The internals have gotten a considerable upgrade, going from the 1GHz A4 to a dual-core A5. It’s likely the updated 32nm A5 (generally referred to as the A5r2) found in the iPad 2,4, with two Cortex A9 cores and PowerVR’s SGX543MP2 GPU. It doesn’t push boundaries the same way the A6 does, but the A5r2 is still a pretty robust chip.
The camera has also seen significant improvements, with a 5MP backside illuminated sensor (probably the same CMOS as the iPhone 4 and 2012 iPad) and an optical system similar to what is used on the iPhone 5. Like the 5, there’s a five element lens element with an f/2.4 aperture, along with a sapphire crystal on the front vertex of the camera system to make it resistant to scratches. The touch also brings the iPhone 5’s Panorama mode and the new backside illuminated 720p FaceTime HD front facing camera with face detection. There’s also an LED flash, tap to focus, and support for iPhoto and iMovie. The rear camera supports 1080p video recording and has video image stabilization along with face detection. Also interesting here is that there’s a button on the back of the touch that pops up and allows you to attach a looped wrist strap. Given that ergonomic detail, as well as the significant upgrades to the camera, it’s clear that Apple is positioning the new touch as a point and shoot replacement.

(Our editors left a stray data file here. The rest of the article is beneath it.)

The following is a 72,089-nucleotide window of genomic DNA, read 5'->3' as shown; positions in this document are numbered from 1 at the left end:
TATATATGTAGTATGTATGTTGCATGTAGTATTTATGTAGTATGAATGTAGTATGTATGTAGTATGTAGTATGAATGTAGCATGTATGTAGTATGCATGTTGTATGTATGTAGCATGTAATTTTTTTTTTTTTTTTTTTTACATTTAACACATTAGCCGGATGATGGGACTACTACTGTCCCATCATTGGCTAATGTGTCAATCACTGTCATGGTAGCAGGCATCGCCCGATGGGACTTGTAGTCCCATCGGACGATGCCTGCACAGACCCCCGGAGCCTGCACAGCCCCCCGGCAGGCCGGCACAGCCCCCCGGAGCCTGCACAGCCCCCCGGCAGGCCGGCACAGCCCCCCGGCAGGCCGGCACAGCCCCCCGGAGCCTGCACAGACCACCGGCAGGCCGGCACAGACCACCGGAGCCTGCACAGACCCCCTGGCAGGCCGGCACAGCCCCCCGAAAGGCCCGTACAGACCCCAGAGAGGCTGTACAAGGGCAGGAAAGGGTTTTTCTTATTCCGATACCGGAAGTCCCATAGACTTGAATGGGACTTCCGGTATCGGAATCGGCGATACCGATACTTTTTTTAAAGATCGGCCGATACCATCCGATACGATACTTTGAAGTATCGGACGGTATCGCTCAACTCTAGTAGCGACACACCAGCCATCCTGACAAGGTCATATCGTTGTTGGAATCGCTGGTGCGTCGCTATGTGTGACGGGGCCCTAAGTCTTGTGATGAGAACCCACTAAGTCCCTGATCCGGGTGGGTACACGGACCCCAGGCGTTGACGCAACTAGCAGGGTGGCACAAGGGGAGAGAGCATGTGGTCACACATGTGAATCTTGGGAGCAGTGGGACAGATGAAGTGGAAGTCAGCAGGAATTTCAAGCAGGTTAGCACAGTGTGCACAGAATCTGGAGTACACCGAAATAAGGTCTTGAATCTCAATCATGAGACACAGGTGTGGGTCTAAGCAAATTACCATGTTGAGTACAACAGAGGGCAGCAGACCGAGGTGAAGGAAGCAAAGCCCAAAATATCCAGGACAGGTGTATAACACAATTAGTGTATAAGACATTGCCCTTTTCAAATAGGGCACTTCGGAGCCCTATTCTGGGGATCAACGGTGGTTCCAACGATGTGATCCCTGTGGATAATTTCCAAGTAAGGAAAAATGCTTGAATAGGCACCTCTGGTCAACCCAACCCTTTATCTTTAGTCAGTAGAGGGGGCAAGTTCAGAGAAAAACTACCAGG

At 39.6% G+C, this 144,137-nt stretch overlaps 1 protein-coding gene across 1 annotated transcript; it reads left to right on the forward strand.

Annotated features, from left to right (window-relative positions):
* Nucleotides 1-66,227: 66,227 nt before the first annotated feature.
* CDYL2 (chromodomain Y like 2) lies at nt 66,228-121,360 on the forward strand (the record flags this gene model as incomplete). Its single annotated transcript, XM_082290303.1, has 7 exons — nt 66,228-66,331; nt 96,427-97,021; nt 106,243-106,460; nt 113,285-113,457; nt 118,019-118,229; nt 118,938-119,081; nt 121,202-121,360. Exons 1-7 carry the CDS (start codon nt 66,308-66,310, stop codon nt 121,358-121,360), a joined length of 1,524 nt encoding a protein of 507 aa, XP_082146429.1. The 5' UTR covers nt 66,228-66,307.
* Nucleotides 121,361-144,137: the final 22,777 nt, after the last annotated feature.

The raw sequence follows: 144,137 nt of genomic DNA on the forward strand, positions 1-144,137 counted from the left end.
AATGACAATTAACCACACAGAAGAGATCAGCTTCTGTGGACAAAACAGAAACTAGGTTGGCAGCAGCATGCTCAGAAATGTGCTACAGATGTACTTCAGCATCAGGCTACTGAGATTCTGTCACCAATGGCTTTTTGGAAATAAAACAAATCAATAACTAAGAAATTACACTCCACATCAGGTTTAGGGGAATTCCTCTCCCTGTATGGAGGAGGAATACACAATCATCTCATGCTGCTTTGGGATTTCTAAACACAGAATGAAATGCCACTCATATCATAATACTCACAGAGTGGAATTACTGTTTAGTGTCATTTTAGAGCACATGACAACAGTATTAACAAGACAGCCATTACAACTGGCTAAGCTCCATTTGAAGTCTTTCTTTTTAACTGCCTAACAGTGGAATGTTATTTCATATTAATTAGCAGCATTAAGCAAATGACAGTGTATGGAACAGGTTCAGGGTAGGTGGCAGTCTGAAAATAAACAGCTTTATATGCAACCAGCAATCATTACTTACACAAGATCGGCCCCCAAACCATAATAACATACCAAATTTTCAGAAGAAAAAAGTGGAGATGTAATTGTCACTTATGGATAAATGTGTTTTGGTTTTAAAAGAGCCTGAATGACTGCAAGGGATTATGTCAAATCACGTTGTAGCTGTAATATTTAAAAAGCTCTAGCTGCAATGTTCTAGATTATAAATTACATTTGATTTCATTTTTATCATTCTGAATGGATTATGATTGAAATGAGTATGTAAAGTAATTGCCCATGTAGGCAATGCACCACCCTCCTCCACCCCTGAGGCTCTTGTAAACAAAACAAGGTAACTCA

The 30pin dock connector has been phased out in favour of the new Lightning connector as with the rest of the new devices, and the ports on the bottom have been reordered, but other than that the ergonomics appear to be mostly the same. Battery life has been improved to 40 hours for music (a claim that will be difficult to test) and 8 hours for video. The touch is up for preorder as of this Friday at prices of $299/399 for the 32/64GB variants, and is expected to ship sometime in October.